28 July 2008

VSLive! Las Vegas

Several weeks ago I was informed that I had been selected to present at this year’s VSLive! in Las Vegas.  Although I have presented at other conferences in the past (e.g. Heartland Developers Conference and Tulsa TechFest) this will be the largest conference I’ve presented at to date.  I have to admit, I’m pretty excited about it all.

I will be presenting on Using Team Build in the “Real” World on Thursday, October 16th at 08:30.

VSLive! Schedule Snippet

I’m looking forward to meeting new people and learning new things.  So, if you’re planning on attending VSLive! in Las Vegas this year and have an interest in Team Build (or Team Foundation Server in general) be sure to look me up.

24 July 2008

Omaha Team System User Group

We’ve had yet another successful gathering of the Omaha Team System User Group.  After moderating one of the Birds of a Feather sessions at last month’s Tech-Ed conference, I decided to try something similar with this month’s user group meeting format.

Rather than schedule a speaker for this meeting I decided that we would open the floor up for any Team System-related topics for discussion amongst the group.  Being the middle of the summer and having changed the format to not include a speaker I didn’t expect the same turnout that we typically get at other meetings.  We ended up with a total of 15 attendees which was perfect for sitting around a few tables and having some conversation.

Some of the topics we discussed included:

  • Certifications – are they important (i.e. do they really matter)?
  • Training – what types of training resources are available for Team System.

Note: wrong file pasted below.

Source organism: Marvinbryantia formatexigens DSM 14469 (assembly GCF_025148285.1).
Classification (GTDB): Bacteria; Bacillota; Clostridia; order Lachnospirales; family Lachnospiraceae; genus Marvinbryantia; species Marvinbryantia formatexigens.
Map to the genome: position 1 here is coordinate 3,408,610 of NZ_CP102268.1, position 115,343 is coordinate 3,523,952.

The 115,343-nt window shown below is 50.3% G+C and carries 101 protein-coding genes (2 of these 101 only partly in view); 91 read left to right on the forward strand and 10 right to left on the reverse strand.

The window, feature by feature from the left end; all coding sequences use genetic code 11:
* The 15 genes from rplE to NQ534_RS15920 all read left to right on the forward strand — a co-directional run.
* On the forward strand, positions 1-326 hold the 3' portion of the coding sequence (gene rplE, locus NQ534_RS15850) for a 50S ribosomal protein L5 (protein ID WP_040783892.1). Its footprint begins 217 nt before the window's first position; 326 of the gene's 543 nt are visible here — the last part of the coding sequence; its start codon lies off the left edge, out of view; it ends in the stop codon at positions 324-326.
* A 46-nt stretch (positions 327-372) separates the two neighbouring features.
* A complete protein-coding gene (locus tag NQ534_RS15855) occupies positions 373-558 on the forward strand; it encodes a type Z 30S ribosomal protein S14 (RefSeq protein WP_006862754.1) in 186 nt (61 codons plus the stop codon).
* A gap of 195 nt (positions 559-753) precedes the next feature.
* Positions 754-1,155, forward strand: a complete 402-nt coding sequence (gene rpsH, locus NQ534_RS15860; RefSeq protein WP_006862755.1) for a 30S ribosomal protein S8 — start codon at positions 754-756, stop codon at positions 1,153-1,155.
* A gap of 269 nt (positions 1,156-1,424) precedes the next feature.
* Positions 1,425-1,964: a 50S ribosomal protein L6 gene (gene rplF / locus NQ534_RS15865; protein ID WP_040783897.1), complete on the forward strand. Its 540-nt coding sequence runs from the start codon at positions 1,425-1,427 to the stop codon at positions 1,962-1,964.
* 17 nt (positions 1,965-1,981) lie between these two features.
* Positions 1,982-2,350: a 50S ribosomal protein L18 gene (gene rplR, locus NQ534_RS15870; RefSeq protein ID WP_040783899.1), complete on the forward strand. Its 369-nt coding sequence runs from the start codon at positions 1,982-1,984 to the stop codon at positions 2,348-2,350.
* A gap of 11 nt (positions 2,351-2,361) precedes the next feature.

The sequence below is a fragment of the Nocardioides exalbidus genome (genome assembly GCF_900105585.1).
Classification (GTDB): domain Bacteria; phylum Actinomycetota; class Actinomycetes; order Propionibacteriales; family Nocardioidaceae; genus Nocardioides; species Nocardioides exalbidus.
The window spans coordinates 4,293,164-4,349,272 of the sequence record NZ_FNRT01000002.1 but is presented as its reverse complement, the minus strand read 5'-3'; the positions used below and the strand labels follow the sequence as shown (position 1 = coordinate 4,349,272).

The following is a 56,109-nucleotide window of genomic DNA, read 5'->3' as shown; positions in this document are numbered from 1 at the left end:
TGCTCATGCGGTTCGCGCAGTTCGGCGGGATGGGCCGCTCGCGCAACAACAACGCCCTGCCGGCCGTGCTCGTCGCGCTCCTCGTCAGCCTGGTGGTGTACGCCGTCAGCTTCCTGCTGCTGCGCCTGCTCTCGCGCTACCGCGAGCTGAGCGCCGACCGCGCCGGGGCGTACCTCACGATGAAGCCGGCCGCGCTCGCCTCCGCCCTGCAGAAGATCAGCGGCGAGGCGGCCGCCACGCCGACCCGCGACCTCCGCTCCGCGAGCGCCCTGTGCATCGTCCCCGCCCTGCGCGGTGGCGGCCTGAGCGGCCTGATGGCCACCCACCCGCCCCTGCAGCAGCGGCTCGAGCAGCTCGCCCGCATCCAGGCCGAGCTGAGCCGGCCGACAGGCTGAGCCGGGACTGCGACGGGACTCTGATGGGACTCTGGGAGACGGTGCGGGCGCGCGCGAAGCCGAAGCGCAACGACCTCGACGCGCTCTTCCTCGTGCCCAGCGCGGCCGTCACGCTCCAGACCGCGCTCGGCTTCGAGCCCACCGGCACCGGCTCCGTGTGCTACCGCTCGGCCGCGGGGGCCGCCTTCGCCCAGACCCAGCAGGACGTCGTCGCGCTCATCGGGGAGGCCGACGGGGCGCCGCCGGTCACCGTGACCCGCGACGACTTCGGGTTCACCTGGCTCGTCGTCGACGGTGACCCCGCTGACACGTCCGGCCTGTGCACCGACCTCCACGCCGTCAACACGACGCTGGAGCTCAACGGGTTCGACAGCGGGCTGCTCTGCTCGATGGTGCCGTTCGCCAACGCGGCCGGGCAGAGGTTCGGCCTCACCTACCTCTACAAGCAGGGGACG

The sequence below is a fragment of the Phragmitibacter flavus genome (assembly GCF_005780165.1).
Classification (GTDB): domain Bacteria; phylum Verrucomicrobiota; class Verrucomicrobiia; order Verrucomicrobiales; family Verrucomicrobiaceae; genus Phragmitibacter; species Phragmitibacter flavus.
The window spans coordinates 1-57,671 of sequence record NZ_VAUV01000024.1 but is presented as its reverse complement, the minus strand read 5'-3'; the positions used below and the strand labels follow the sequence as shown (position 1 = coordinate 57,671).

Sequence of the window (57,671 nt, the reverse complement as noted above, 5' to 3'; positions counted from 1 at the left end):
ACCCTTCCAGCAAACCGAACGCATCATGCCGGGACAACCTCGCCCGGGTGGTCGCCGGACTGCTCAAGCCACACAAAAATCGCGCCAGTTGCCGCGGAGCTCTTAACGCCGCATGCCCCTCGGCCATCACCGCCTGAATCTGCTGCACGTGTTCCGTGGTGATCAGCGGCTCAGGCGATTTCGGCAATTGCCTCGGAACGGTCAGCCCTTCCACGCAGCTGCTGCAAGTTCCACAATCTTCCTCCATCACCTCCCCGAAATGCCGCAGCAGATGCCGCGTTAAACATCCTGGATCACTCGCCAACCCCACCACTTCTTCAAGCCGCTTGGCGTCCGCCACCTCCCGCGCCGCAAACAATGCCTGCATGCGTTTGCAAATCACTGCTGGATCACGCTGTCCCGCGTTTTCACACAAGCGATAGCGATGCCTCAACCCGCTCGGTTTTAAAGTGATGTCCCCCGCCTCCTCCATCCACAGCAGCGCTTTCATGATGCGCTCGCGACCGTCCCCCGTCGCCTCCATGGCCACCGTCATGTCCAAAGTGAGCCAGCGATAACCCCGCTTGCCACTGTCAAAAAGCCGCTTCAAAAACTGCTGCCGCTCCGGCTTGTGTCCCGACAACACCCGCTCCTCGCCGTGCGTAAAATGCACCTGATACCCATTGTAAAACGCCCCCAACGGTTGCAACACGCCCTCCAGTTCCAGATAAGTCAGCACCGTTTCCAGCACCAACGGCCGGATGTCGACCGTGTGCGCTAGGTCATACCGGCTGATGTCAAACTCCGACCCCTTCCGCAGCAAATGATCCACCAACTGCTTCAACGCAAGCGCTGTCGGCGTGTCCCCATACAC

• Gotchas – what kind of “gotchas” have other group members ran across while working with Team System.
  • APIs – what type of experience do other group members have with working with the TFS Object Model.
  • How is it being used – i.e. how is Team System being used throughout the community.
  • FinalBuilder – just bringing an awareness to the group that FinalBuilder has some great TFS support.
  • Etc.

We all had some great discussion for about an hour and a half and I think everyone in the room, especially myself, left with having learned something new.

The meeting format seemed to work out great so I believe this is something we’ll do at least once per year.

23 July 2008


A few days ago a fellow co-worker asked me if I could create a simple build task that would allow anyone on their team the opportunity to cancel a build, once it has been queued, before the build actually did anything.  The idea was simple:

  1. A new build gets queued.
  2. The build sends out an e-mail notification (via a custom task) informing the recipients that a new build has been queued.  The e-mail message also has a link that, when clicked, will cancel the build.
  3. The build waits a pre-determined amount of time (e.g. 5 minutes) giving the e-mail recipients a chance to cancel the build before it continues.
  4. If the build is not canceled, the build will proceed as usual once the delay has expired.

The driving reason behind this request was to allow any active testing to continue without being interrupted by a new build – i.e. the testers have the ability to cancel a build.